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Act 117 Signed into Law Amending the Mechanic’s Lien Law and Easing Construction Lending

Derek P. Dissinger
Barley Snyder - Lancaster Office

July 24, 2014

Previously published on July 18, 2014

A few months ago we published an article titled, “Pennsylvania House and Senate Pass Bills to Ease Construction Lending.” The article described Senate Bill 145 of 2014 which contemplated amendments to the Mechanic’s Lien Law of 1963 authored to ease construction lending. Fortunately, Governor Tom Corbett signed Senate Bill 145 of 2014 into law on July 9, 2014 as Act 117 of 2014. This is welcome news for developers, banks and title companies.

The key provision of Act 117 (“the Act”) is that is gives an open-end mortgage, where at least 60% of the loan proceeds secured by the mortgage are used for “costs of construction”, priority over mechanic’s liens filed after the bank’s mortgage is recorded. This fixes the current problem created by the Pennsylvania Superior Court’s Opinion in Commerce Bank/Harrisburg, N.A. v. Kessler, where the developer already owns the real estate and has started construction before the bank’s mortgage is recorded.

For example, under the law prior to the Act, if a developer purchased real estate, hired an excavator to begin site work, and then, after site work was underway, obtained a construction loan, the mechanic’s lien that would result from the excavator not being paid (and any subsequent, unpaid contractors) would have priority over the bank’s mortgage unless 100% of the proceeds of the loan secured by the open-end mortgage were used for “hard costs”. Many developers will acquire real estate and begin construction using equity prior to obtaining a construction loan, so the Kessler case created a headache for title insurance companies, who were asked to insure the priority of the bank’s mortgage over mechanic’s liens.

Now, under the new provisions of the Act, if, for example, a bank extends a $1,000,000 mortgage to a developer, as little as $600,000 can be used for both hard and soft construction costs and as much as $400,000 can be used to refinance existing debt, and both the bank and title company can have some comfort as to the priority of the mortgage. The Act should ease the anxiety that previously existed for title companies providing mechanic’s liens coverage. Banks should be expected to include specific language in their mortgages regarding use of funds in compliance with the Act, because title companies regularly ask to review the mortgage they are insuring when issuing construction-related endorsements.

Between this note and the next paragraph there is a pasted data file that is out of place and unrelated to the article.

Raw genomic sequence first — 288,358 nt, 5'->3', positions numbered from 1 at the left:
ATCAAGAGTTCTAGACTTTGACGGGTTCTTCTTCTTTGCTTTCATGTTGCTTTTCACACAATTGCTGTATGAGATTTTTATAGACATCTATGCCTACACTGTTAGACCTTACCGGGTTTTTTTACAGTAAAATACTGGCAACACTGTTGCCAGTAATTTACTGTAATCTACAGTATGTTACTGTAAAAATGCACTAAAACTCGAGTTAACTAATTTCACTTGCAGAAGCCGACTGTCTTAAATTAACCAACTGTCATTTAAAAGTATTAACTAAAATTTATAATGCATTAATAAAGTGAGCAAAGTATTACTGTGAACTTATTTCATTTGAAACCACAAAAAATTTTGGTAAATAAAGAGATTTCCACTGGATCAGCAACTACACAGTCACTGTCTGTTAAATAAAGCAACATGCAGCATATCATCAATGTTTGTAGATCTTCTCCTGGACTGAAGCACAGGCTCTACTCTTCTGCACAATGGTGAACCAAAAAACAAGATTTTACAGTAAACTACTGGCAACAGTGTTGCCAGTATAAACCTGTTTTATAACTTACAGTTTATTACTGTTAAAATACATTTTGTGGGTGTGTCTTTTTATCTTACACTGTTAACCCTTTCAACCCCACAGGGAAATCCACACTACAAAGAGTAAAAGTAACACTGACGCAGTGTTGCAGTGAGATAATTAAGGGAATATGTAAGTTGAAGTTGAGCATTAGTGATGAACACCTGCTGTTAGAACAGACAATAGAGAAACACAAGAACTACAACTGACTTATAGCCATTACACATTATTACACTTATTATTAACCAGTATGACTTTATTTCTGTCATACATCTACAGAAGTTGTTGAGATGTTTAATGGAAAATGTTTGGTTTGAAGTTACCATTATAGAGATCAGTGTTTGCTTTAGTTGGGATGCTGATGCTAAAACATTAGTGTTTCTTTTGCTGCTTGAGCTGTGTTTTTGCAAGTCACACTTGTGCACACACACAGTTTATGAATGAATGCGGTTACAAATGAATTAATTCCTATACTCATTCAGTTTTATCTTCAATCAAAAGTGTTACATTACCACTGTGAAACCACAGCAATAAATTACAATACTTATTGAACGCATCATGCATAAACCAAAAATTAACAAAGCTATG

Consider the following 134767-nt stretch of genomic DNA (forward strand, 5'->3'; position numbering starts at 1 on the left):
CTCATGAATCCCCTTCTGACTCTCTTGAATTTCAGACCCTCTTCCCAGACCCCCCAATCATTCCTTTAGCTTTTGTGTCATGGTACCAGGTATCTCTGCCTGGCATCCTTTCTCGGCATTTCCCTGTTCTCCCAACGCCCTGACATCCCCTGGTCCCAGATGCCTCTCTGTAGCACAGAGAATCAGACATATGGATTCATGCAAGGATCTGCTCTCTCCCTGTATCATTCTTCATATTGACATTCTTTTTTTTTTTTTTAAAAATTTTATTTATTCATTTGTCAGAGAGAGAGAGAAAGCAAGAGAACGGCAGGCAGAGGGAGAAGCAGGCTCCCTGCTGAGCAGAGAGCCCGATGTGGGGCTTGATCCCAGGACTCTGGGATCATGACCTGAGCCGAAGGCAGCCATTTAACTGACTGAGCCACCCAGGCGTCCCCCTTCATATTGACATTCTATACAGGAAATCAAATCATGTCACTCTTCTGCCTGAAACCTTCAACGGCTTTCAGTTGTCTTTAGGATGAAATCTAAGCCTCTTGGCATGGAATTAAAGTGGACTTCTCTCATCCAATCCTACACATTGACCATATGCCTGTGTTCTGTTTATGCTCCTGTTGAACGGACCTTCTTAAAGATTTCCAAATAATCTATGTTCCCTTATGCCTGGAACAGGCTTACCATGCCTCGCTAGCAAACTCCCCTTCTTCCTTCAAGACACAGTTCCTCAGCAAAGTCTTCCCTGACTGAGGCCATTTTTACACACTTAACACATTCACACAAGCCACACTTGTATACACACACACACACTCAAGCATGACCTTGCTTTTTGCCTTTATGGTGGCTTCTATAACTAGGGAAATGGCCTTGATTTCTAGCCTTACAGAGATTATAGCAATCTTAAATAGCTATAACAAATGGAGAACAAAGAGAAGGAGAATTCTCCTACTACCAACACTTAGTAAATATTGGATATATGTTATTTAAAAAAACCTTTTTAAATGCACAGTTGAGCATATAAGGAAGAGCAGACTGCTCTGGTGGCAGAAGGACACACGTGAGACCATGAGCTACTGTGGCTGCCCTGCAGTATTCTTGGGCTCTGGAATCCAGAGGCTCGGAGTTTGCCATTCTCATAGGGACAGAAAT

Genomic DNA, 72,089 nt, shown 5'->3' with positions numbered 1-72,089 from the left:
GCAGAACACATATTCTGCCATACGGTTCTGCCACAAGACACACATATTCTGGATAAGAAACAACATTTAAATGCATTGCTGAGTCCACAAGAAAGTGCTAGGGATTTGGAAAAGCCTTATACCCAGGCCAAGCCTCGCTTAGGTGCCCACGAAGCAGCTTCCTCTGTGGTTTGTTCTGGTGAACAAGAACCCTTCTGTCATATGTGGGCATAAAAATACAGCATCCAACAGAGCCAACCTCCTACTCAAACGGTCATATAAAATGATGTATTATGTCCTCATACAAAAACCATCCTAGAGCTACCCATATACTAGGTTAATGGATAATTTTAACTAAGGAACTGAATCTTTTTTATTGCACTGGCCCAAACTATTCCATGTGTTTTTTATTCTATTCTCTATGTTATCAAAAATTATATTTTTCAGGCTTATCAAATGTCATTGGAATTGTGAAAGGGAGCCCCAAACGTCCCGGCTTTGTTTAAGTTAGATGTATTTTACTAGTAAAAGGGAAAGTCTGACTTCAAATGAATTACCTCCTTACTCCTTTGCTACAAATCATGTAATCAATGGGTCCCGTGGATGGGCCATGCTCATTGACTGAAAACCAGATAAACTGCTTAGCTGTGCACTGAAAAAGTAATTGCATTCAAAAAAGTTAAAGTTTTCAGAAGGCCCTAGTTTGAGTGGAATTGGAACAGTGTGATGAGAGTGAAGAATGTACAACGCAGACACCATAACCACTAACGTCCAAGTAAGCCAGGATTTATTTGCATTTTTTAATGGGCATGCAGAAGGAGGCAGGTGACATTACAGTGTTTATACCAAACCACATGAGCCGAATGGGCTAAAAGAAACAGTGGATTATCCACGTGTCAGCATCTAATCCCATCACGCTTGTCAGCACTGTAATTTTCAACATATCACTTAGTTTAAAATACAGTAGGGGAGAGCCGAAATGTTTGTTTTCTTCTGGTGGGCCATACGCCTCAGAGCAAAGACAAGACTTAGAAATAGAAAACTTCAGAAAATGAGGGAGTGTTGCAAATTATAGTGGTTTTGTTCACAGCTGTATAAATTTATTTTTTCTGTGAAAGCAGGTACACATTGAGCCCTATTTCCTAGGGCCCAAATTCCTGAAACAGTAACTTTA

Unfortunately, while waiting for the Act to pass, the Title Insurance Rating Bureau of Pennsylvania (TIRBOP) adopted new title insurance endorsements which became effective July 1, 2014. The purpose of the new endorsements is to mitigate the increased risk to title companies resulting from the Kessler case and significantly increases the cost of construction lending. To receive the same coverage which would have been given to an open-end construction mortgage prior to the Act, borrowers will now pay a 20% increase over the applicable non-sale rate. If the bank is willing to accept limited mechanic’s lien coverage (explained below), the borrower will now pay a 10% increase in premium. These increases are in addition to TIRBOP endorsement 1015, which already carries a 10% increase. For example, if a developer obtains a $5,000,000 loan and a corresponding loan policy of title insurance with full mechanic’s lien coverage and common construction-related endorsements, the total increase in premium will be almost $5,000.

The limited mechanic’s lien coverage which carries a 10% premium over the ordinary non-sale rate is offered through a new endorsement, TIRBOP endorsement 1500. This endorsement limits the bank’s coverage to the amount of the loan secured by the mortgage advanced for construction. Each time the bank makes an advance, the bank will be required to receive a date-down endorsement, TIRBOP endorsement 1520, to increase the amount of coverage as a result of the new advance. This endorsement carries a fee each time it is issued. The bank will need to give the title company the advance request and lien waivers signed by the applicable contractors to receive this endorsement.

Hopefully, TIRBOP will now again adjust its rates and policies in light of the Act, but the earliest this can be expected to occur is July 1, 2015. In the meantime, the implementation of the Act is a positive step towards making construction lending easier for all parties involved.


The views expressed in this document are solely the views of the author and not Martindale-Hubbell. This document is intended for informational purposes only and is not legal advice or a substitute for consultation with a licensed legal professional in a particular case or circumstance.

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